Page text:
The entrance to KV55 was uncovered by Ayrton on 6 January 1907. Its discovery was brought to Davis's attention on the following day. The tomb was first entered on 9 January by Ayrton, Davis, Joseph Lindon Smith, and (as the representative of the antiquities service) Arthur Weigall. On 11 January 1907, the finds were photographed. Ayrton then began clearance of the tomb. On 25 January 1907, the coffin and mummy were investigated in situ.
According to a letter from Davis to Gaston Maspero, some of the objects found in KV55 were still in place in January 1908, and their study and attempts at conservation were still ongoing at this later date.
In 1921, while excavating south of the tomb, Howard Carter discovered several items that seem to have originated in KV55. These include a jasper burnisher and some fragments of copper rosettes from a funerary pall.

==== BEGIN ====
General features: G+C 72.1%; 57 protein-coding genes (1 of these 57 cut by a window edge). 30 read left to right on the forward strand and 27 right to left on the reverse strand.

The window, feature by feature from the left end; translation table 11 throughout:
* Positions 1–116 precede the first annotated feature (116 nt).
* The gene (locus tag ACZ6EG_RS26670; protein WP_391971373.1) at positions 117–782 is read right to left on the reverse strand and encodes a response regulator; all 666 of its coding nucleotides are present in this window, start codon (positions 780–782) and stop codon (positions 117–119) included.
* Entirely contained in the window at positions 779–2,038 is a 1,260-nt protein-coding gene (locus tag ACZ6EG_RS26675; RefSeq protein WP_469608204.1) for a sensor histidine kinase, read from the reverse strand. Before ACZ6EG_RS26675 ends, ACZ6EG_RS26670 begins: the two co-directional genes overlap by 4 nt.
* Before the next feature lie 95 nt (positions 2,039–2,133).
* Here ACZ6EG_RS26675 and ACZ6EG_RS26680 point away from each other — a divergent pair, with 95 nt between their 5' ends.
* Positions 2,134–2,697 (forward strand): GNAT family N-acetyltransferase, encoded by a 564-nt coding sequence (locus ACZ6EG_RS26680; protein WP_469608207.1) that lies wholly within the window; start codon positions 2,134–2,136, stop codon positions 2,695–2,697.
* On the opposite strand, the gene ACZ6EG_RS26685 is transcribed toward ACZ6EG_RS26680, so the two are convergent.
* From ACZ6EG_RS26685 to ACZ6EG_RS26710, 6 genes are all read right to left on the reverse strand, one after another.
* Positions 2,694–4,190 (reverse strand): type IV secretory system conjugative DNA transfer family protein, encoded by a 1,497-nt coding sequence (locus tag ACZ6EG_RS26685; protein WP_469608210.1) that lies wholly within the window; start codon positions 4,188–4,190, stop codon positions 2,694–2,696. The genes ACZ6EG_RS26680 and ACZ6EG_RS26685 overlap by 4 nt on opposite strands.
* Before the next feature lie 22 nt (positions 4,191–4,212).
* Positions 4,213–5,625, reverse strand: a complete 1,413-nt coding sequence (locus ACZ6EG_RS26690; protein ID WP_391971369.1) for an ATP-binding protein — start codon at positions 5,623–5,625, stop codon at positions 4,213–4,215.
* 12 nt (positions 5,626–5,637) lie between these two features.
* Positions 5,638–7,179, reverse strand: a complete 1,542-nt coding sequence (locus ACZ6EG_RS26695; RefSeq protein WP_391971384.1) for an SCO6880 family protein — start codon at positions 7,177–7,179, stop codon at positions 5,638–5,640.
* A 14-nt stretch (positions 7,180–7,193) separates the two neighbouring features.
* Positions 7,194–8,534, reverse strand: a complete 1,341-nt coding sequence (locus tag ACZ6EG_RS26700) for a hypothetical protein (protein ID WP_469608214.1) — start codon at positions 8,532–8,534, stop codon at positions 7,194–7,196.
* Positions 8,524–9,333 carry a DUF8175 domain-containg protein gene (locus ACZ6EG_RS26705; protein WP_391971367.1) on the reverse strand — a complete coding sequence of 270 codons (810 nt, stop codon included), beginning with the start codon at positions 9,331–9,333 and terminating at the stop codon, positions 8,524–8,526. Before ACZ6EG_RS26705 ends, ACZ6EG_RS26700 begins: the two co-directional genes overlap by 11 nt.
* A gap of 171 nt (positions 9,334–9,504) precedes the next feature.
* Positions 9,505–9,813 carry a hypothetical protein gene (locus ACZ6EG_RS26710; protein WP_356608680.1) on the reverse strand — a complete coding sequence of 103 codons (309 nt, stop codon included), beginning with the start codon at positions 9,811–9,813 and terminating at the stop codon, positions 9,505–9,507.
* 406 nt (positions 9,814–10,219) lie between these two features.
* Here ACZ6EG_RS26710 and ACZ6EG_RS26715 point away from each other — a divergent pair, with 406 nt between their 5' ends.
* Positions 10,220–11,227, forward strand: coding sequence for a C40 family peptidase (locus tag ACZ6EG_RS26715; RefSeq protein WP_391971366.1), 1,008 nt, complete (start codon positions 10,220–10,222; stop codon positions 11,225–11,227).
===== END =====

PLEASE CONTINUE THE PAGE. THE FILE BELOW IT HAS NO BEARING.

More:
After its excavation, the tomb's entrance was initially fitted with a steel door, which was later removed and replaced by stone blocking. By 1944, this blocking had collapsed and filled the tomb's entrance with debris. In 1993, the tomb was cleared again by Lyla Pinch Brock. In 1996, she undertook conservation work on the stairs and the plastering inside the burial chamber through a grant from the American Research Centre in Egypt.
Three days before the discovery of KV55, Ayrton uncovered a recess in the rock (now designated as KVC) located immediately above the entrance to KV55 and containing jars of twentieth dynasty type. This recess may have been an unfinished tomb commencement, and its contents may be analogous to the embalming cache found in KV54, but because the find was never properly published, the precise nature of its contents, the date of the jars, and its relation (if any) to KV55 are now unclear.
Location and general appearance